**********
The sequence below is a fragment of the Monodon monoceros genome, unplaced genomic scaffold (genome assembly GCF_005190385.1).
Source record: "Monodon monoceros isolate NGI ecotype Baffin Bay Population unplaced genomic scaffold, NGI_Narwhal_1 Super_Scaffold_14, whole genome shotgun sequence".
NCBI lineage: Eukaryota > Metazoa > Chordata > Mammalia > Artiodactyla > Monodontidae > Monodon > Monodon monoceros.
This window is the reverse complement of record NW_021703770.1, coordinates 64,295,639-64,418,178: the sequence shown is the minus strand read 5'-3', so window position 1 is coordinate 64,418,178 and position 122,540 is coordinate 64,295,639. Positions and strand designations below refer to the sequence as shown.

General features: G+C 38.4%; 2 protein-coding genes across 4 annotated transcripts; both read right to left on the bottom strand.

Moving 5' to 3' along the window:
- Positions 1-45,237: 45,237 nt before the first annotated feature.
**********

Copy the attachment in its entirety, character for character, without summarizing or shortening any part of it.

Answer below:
The sequence below is a fragment of the Monodon monoceros genome, unplaced genomic scaffold (genome assembly GCF_005190385.1).
Source record: "Monodon monoceros isolate NGI ecotype Baffin Bay Population unplaced genomic scaffold, NGI_Narwhal_1 Super_Scaffold_14, whole genome shotgun sequence".
NCBI lineage: Eukaryota > Metazoa > Chordata > Mammalia > Artiodactyla > Monodontidae > Monodon > Monodon monoceros.
This window is the reverse complement of record NW_021703770.1, coordinates 64,295,639-64,418,178: the sequence shown is the minus strand read 5'-3', so window position 1 is coordinate 64,418,178 and position 122,540 is coordinate 64,295,639. Positions and strand designations below refer to the sequence as shown.

General features: G+C 38.4%; 2 protein-coding genes across 4 annotated transcripts; both read right to left on the bottom strand.

Moving 5' to 3' along the window:
- Positions 1-45,237: 45,237 nt before the first annotated feature.